“Guess where I am right now?” my buddy Josh asked me on the phone last Friday. The way he asked, it seemed like he expected me to know.
“Holy cow, today’s Friday, isn’t it?” I said.
“You’re the worst friend in the universe,” he replied. Earlier in the week, he told me that Friday was the day his wife Jaime would be going in for a scheduled caesarian section. You can see how a detail like that would slip one’s mind, what with McDonald’s revamping its dollar menu and the new Sisterhood of the Travelling Pants movie coming out. The brain only has room for so many details.
In my defense, when I first heard the news about the C-section, I’d offered to come to the hospital for the big day, mostly because my idea of proper pregnancy etiquette is informed almost entirely by sitcoms. I have no idea what real-life friends are supposed to do in these situations, but TV friends almost always hang around waiting rooms, exchanging witticisms, accidentally knocking trays out of doctors’ hands and sometimes actually delivering the babies themselves. In reality, though, waiting room seats are best filled by family members, even if they aren’t participating in enough love triangles to keep a multi-threaded plot moving forward.
Josh and Jaime’s new little son displayed his first prenatal predilections towards orneriness by turning sideways in the womb just before he was scheduled for his big introduction to the world, necessitating the appointment for the doctors to pull him out of the womb in a procedure that must have looked, I can only guess, something like when the spaceship pulled Keanu Reeves out of his pink Jell-o pod in the first Matrix movie.
Before their little Eval Knieval started pulling his first attention-getting stunts, Josh and Jaime had been preparing themselves for giving birth the old-fashioned way, with an epidural and lots of swearing, by attending birthing classes, which Josh would then describe to me in graphic detail.
“It’s not bad enough that babies come out all encrusted in goop and nastiness,” he would say, and then he’d go on to describe, in hushed tones and words not fit to print in a family publication, something called “the afterbirth.” I remember sixth grade health class fairly vividly, and I’m pretty sure there wasn’t any talk of afterbirth, or maybe I just missed it because we were throwing clay from art class at each other every time the teacher wrote on the blackboard. As Josh regaled me with tales of the video he’d just seen in class, I felt like we were on the see-saw at recess as the older kid explained where babies came from, which was pretty much the case, minus the see-saw.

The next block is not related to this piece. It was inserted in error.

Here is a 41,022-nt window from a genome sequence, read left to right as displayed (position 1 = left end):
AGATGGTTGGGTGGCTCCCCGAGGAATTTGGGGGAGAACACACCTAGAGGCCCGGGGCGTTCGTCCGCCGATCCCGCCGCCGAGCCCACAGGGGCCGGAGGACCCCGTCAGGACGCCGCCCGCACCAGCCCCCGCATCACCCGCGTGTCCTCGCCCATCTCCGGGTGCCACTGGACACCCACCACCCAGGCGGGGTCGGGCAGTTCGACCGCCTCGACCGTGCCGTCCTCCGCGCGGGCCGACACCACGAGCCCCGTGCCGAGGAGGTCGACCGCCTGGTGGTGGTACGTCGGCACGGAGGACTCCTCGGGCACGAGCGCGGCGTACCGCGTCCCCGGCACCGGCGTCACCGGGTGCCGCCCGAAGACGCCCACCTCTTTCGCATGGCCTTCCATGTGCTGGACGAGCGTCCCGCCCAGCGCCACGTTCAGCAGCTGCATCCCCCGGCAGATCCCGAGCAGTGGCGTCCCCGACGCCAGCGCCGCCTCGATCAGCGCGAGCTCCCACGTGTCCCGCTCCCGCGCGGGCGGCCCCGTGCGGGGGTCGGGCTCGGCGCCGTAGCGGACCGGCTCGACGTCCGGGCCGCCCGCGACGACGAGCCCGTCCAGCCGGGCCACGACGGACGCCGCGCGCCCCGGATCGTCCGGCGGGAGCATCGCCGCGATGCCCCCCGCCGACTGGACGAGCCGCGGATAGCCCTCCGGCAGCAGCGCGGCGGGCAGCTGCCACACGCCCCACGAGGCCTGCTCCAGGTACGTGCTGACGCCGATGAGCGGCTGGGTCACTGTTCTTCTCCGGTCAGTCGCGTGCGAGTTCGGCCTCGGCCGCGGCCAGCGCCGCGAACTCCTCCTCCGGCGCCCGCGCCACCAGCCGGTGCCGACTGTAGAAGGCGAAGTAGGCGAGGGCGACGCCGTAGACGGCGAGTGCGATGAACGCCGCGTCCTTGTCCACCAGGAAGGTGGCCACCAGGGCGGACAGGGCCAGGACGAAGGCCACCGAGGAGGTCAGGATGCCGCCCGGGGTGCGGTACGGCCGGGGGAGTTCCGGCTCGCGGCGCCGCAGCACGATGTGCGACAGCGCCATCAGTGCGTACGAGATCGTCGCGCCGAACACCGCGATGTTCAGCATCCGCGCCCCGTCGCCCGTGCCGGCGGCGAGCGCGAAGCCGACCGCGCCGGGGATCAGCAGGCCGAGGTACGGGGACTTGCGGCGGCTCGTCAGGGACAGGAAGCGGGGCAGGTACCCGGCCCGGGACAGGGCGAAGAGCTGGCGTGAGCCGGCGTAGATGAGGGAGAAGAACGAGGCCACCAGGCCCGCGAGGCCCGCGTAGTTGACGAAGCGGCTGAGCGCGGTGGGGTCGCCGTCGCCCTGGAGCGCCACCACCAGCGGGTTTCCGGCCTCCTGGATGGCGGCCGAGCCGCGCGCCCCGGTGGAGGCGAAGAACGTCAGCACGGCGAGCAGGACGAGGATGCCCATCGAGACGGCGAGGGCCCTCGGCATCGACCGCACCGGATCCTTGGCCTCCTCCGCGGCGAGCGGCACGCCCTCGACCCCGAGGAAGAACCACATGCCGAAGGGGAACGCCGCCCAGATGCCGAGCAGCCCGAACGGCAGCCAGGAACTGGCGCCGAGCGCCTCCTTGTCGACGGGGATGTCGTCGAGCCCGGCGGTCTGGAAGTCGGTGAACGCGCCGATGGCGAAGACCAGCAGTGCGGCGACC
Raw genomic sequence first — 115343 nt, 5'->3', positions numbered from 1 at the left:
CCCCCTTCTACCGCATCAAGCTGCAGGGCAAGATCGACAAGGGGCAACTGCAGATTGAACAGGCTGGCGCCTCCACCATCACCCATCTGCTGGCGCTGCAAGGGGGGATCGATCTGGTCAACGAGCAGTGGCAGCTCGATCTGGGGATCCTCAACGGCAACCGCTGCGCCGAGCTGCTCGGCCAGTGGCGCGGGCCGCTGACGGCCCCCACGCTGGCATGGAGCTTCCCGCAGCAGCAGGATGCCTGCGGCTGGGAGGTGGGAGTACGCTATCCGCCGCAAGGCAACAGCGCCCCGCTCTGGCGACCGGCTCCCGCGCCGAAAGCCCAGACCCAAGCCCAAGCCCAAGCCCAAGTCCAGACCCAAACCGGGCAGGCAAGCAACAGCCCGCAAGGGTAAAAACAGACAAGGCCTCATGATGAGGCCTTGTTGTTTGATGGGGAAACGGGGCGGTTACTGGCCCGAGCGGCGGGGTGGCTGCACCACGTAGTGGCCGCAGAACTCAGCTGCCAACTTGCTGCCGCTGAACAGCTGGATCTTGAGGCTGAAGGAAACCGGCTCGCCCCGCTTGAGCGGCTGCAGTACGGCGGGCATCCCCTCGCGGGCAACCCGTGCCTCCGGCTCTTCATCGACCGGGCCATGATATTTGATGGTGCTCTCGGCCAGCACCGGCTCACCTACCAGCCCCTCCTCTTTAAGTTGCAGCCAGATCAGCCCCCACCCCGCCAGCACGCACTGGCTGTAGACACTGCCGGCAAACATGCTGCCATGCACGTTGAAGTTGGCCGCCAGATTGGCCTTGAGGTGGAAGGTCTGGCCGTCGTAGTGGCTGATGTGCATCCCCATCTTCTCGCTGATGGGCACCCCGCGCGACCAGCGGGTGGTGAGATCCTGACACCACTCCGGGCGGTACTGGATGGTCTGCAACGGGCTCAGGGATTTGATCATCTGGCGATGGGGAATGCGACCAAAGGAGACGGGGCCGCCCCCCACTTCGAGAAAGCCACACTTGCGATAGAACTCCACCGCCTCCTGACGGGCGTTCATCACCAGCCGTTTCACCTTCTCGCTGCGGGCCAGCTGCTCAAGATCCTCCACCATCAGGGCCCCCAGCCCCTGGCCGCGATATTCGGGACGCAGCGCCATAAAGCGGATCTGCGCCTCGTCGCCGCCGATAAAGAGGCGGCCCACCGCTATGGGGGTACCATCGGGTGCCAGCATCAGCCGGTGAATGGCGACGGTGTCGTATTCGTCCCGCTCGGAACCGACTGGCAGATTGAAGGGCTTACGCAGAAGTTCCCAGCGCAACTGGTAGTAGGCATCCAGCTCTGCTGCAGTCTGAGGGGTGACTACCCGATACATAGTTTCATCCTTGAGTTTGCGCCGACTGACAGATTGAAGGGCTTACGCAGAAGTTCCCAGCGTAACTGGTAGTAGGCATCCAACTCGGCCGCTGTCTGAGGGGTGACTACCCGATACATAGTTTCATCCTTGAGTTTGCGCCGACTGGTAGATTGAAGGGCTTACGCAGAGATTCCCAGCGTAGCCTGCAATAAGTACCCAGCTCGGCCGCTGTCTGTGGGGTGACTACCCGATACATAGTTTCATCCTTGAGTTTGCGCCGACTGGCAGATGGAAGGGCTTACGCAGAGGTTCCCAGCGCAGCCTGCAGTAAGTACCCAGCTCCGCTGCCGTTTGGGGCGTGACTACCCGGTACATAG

“They actually put this stuff in a bowl and poke it around and examine it like it’s the most interesting thing in the world,” he’d continue, “But the husbands usually don’t see that part anyway, ‘cause they’re out in the hallway high-fiving and making phone calls.”
And so it was that he called me from the hospital on Friday, after the first round of high-fives. Little Issac Phillip Perlson was resting comfortably with mom after their first of many big days together.
“Did you name him after the Isaac from Love Boat or after the Isaac who invented gravity?” I asked.
Turned out it was a family name, and a fine name at that, if perhaps lacking the pizzazz of a “Tulula Does the Hula From Hawaii,” the girl in New Zealand who recently made headlines after successfully suing to have her name changed. My suggestion to Josh and Jaime of “José Does the Pasa Doble From Newtown” never quite got the traction I thought it deserved.
So all is well with the new family, and the stress of going through with a C-section did apparently have some benefits.
“Isaac is already perfect-looking,” he said, as he rode his end of the see-saw towards the sky. “When they come out the normal way, their heads get all squooshed like deflated basketballs.”
You can send emails to Mike Todd’s delivery room at firstname.lastname@example.org.